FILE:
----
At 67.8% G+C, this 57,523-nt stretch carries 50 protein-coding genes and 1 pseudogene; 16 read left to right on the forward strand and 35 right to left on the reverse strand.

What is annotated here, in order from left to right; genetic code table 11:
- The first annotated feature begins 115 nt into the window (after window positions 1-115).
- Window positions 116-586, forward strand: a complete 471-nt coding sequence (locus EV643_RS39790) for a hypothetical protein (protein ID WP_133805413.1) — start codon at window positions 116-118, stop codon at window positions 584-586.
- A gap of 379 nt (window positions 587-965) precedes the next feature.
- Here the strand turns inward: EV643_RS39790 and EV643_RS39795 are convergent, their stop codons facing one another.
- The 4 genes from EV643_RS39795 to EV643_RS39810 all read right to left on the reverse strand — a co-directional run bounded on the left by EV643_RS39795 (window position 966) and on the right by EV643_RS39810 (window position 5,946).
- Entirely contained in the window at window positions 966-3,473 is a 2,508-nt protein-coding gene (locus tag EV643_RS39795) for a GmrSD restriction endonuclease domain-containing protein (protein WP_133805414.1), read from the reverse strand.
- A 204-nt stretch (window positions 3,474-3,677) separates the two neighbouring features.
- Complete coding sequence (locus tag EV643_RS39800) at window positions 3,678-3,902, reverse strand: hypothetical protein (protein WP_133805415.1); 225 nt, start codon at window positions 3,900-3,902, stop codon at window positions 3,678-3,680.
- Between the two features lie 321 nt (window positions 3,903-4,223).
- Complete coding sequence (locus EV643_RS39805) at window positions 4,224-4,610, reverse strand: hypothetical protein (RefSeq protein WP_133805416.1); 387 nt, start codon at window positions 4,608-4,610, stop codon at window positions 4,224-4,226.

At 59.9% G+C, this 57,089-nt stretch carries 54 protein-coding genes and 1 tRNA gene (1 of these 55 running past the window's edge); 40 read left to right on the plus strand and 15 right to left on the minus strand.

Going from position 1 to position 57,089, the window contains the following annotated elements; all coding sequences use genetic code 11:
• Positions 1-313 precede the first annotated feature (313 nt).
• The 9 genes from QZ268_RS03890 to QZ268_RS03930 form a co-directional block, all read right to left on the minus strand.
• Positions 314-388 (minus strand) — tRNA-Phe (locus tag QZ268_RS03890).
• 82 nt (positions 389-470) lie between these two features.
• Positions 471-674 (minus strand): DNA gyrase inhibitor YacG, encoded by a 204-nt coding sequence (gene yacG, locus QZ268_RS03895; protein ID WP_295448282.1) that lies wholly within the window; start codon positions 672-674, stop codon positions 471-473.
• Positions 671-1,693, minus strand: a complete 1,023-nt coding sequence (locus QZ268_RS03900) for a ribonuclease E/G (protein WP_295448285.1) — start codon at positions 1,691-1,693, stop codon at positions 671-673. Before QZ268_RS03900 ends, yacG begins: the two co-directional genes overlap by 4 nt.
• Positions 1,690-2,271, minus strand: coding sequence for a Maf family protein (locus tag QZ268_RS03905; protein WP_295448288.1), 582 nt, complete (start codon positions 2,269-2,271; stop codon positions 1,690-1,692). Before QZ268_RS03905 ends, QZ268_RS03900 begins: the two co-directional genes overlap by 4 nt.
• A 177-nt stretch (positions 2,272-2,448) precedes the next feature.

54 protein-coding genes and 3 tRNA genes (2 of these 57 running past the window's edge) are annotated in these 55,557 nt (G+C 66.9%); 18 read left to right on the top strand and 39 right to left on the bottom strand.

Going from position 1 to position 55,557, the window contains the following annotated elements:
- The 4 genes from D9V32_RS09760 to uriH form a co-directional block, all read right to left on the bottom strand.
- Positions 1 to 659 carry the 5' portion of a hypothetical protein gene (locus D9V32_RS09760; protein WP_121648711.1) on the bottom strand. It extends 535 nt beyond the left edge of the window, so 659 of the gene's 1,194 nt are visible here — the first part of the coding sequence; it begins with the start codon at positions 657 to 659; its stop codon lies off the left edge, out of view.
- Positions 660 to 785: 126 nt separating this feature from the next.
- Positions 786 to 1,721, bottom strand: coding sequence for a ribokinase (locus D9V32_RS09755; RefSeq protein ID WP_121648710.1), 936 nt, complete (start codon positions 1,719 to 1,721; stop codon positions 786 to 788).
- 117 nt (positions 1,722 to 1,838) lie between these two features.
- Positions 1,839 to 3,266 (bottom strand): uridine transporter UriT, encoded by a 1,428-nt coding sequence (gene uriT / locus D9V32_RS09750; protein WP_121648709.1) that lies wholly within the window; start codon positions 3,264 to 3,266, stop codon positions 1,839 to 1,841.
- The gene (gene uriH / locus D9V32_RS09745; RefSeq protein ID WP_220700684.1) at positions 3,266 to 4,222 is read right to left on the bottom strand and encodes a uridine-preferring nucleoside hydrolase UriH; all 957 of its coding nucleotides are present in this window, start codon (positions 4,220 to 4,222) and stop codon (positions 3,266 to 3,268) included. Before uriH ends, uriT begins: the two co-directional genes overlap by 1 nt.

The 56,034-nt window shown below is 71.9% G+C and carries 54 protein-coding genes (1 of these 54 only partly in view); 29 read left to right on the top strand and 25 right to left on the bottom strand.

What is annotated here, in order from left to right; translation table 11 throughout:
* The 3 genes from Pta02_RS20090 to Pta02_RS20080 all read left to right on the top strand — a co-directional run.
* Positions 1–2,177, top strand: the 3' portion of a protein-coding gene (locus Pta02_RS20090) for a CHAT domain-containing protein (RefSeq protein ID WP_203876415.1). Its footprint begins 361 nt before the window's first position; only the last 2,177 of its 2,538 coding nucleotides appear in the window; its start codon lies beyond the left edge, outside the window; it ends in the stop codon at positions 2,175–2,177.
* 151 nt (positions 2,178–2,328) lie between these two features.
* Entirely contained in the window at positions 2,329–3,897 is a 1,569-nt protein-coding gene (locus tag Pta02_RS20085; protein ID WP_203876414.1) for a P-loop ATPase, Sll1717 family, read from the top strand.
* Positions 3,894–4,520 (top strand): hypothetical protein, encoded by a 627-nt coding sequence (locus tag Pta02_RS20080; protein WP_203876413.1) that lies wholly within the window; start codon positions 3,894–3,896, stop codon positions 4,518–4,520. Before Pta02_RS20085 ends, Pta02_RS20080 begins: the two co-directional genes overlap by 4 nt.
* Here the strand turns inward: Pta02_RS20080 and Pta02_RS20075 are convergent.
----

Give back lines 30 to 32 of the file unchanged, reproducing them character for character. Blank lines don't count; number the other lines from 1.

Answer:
- Positions 1,839 to 3,266 (bottom strand): uridine transporter UriT, encoded by a 1,428-nt coding sequence (gene uriT / locus D9V32_RS09750; protein WP_121648709.1) that lies wholly within the window; start codon positions 3,264 to 3,266, stop codon positions 1,839 to 1,841.
- The gene (gene uriH / locus D9V32_RS09745; RefSeq protein ID WP_220700684.1) at positions 3,266 to 4,222 is read right to left on the bottom strand and encodes a uridine-preferring nucleoside hydrolase UriH; all 957 of its coding nucleotides are present in this window, start codon (positions 4,220 to 4,222) and stop codon (positions 3,266 to 3,268) included. Before uriH ends, uriT begins: the two co-directional genes overlap by 1 nt.

The 56,034-nt window shown below is 71.9% G+C and carries 54 protein-coding genes (1 of these 54 only partly in view); 29 read left to right on the top strand and 25 right to left on the bottom strand.